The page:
Depression During Pregnancy May Impact Mother-Child Relationship
Mother’s positive/negative attitude during pregnancy determines her bond with her child & her emotional well-being.
Women go through several physical and emotional changes during pregnancy and their negative attitude towards body changes during this time can lead to depression after childbirth, suggests a new study.
In the study, published in Psychological Assessment journal, the researchers discovered that pregnant women's feelings about their changing bodies could help predict how well the mother might bond with her unborn baby and her emotional well-being after childbirth.
"Women are under constant pressure about their appearance during pregnancy and after birth," said Catherine Preston, a psychology expert in body image at University of York, England.
It is important therefore that pregnancy care is not just about the physical health of the mother and the health of the unborn child, but also about women’s emotional well-being, which can give us a lot of important information about how they might react to being a new mum in the longer-term.Catherine Preston
For the study, the researchers included over 600 pregnant women who were asked about their satisfaction with appearing pregnant, weight gain concerns, and the physical burdens of pregnancy.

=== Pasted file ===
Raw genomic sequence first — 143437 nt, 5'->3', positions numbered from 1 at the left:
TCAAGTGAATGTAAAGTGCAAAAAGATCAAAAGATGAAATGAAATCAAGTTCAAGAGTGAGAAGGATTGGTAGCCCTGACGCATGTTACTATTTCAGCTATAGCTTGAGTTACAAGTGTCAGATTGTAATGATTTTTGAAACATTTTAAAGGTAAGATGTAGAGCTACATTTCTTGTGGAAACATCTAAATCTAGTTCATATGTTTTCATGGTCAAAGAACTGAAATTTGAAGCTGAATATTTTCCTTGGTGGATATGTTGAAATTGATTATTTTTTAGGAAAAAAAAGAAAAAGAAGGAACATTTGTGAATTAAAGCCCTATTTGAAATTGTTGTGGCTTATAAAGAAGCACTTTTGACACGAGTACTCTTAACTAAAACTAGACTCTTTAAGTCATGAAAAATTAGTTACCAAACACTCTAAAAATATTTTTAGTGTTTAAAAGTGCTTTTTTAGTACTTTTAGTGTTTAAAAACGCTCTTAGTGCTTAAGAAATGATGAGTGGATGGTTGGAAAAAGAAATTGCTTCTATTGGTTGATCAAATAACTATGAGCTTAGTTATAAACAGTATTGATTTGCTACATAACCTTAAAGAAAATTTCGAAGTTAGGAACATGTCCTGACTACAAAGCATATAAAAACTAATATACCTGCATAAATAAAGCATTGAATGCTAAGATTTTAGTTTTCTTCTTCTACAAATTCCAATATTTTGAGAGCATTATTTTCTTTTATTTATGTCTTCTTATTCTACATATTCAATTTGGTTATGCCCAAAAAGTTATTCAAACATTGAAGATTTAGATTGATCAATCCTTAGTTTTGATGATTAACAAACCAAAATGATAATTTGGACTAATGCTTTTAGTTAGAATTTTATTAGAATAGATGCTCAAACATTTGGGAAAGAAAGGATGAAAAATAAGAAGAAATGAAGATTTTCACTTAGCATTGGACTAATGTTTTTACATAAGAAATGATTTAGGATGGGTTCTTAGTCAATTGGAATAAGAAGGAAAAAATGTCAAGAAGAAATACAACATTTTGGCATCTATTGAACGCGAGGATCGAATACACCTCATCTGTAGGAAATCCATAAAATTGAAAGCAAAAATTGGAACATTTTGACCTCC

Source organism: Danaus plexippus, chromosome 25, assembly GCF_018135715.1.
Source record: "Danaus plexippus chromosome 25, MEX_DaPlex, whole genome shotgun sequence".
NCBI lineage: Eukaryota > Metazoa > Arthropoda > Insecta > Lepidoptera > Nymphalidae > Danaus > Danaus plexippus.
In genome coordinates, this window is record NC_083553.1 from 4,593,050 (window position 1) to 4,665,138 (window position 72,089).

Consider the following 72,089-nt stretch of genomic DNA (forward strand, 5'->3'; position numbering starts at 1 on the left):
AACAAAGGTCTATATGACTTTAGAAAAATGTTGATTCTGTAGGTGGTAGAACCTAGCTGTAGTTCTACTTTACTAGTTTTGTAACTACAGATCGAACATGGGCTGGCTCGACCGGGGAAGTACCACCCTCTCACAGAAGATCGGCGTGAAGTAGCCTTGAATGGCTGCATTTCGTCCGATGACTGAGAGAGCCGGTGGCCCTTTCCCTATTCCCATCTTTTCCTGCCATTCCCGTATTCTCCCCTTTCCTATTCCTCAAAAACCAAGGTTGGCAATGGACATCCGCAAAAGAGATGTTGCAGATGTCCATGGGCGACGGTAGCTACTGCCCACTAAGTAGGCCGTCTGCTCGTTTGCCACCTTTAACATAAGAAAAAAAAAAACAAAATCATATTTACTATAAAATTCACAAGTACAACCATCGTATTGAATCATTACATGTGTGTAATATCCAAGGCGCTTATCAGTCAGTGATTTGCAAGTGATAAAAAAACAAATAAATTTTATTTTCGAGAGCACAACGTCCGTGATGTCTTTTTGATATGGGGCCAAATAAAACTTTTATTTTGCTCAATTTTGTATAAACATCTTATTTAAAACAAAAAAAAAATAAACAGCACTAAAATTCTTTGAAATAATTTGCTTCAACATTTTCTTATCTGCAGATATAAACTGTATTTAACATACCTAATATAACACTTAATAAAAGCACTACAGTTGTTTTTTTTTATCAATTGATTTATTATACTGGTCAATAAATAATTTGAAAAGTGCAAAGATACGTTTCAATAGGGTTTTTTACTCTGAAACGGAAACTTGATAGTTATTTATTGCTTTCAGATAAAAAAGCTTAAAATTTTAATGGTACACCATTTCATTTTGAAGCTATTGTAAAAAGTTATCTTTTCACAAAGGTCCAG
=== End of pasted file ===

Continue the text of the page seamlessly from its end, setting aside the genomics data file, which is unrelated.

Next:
The study's findings showed that women who felt more positively about their body changes during pregnancy were more likely to have better relationships with their partners; lower depression and anxiety scores; and were better at interpreting their bodily signals. They also showed a more positive attachment to their unborn child.
Whereas, women who had negative feelings about their appearance during pregnancy needed additional emotional support during pregnancy and also required monitoring after birth for signs of postnatal depression.
"There is growing evidence that women's experience of their body during pregnancy can have a positive or negative impact on both maternal and infant well-being, so more should be done within our care systems to protect women against the more negative effects," suggested Preston.
(This story was auto-published from a syndicated feed. Only the title and the image have been edited by FIT)
(This story was published from a syndicated feed. Only the headline and picture has been edited by FIT)
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